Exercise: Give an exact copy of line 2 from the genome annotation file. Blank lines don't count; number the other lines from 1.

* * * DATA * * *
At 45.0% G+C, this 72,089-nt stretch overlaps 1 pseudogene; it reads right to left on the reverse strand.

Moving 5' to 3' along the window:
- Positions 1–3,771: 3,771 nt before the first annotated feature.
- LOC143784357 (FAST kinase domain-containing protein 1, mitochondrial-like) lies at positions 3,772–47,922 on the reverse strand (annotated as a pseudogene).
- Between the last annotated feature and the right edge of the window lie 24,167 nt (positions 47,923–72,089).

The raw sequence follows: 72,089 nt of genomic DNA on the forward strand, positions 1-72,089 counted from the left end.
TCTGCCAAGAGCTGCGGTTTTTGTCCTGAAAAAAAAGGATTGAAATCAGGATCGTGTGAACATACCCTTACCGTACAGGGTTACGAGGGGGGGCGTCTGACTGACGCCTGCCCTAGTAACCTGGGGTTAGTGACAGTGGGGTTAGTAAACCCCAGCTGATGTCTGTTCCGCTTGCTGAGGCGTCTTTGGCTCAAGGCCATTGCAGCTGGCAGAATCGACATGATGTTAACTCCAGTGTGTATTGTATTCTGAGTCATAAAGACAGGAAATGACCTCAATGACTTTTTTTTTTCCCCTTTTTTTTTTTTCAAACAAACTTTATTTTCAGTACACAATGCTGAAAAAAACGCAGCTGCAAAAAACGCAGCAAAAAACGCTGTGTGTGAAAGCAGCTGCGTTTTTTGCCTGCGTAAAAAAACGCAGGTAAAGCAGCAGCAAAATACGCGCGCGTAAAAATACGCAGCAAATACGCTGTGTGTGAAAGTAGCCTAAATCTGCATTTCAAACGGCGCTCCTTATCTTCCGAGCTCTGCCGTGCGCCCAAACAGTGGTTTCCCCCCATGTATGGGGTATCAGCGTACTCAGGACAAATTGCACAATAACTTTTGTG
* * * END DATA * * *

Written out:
Moving 5' to 3' along the window: